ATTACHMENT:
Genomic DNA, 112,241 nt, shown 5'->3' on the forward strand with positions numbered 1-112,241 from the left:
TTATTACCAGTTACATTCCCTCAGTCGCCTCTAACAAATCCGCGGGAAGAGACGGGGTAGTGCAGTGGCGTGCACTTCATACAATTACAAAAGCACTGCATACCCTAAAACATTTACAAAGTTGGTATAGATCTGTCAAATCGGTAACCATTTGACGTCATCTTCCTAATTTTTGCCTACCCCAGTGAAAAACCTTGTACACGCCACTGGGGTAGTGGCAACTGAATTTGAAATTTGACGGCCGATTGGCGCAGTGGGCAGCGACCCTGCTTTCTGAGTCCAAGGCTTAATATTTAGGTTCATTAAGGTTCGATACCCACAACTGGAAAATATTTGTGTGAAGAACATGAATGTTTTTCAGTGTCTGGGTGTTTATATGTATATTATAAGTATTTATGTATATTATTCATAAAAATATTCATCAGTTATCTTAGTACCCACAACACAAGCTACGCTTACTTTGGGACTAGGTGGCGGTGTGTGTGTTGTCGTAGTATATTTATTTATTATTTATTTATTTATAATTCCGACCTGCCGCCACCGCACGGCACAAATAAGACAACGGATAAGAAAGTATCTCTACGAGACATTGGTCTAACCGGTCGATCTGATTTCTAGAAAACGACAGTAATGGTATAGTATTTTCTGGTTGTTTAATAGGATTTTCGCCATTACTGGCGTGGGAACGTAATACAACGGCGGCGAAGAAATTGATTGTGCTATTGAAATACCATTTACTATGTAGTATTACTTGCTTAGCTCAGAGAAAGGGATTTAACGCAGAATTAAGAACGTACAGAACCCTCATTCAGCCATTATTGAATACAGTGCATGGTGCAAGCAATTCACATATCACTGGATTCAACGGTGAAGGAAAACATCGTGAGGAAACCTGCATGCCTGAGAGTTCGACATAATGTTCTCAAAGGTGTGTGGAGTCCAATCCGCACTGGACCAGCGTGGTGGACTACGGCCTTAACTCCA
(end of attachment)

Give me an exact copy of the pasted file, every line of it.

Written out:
Genomic DNA, 112,241 nt, shown 5'->3' on the forward strand with positions numbered 1-112,241 from the left:
TTATTACCAGTTACATTCCCTCAGTCGCCTCTAACAAATCCGCGGGAAGAGACGGGGTAGTGCAGTGGCGTGCACTTCATACAATTACAAAAGCACTGCATACCCTAAAACATTTACAAAGTTGGTATAGATCTGTCAAATCGGTAACCATTTGACGTCATCTTCCTAATTTTTGCCTACCCCAGTGAAAAACCTTGTACACGCCACTGGGGTAGTGGCAACTGAATTTGAAATTTGACGGCCGATTGGCGCAGTGGGCAGCGACCCTGCTTTCTGAGTCCAAGGCTTAATATTTAGGTTCATTAAGGTTCGATACCCACAACTGGAAAATATTTGTGTGAAGAACATGAATGTTTTTCAGTGTCTGGGTGTTTATATGTATATTATAAGTATTTATGTATATTATTCATAAAAATATTCATCAGTTATCTTAGTACCCACAACACAAGCTACGCTTACTTTGGGACTAGGTGGCGGTGTGTGTGTTGTCGTAGTATATTTATTTATTATTTATTTATTTATAATTCCGACCTGCCGCCACCGCACGGCACAAATAAGACAACGGATAAGAAAGTATCTCTACGAGACATTGGTCTAACCGGTCGATCTGATTTCTAGAAAACGACAGTAATGGTATAGTATTTTCTGGTTGTTTAATAGGATTTTCGCCATTACTGGCGTGGGAACGTAATACAACGGCGGCGAAGAAATTGATTGTGCTATTGAAATACCATTTACTATGTAGTATTACTTGCTTAGCTCAGAGAAAGGGATTTAACGCAGAATTAAGAACGTACAGAACCCTCATTCAGCCATTATTGAATACAGTGCATGGTGCAAGCAATTCACATATCACTGGATTCAACGGTGAAGGAAAACATCGTGAGGAAACCTGCATGCCTGAGAGTTCGACATAATGTTCTCAAAGGTGTGTGGAGTCCAATCCGCACTGGACCAGCGTGGTGGACTACGGCCTTAACTCCA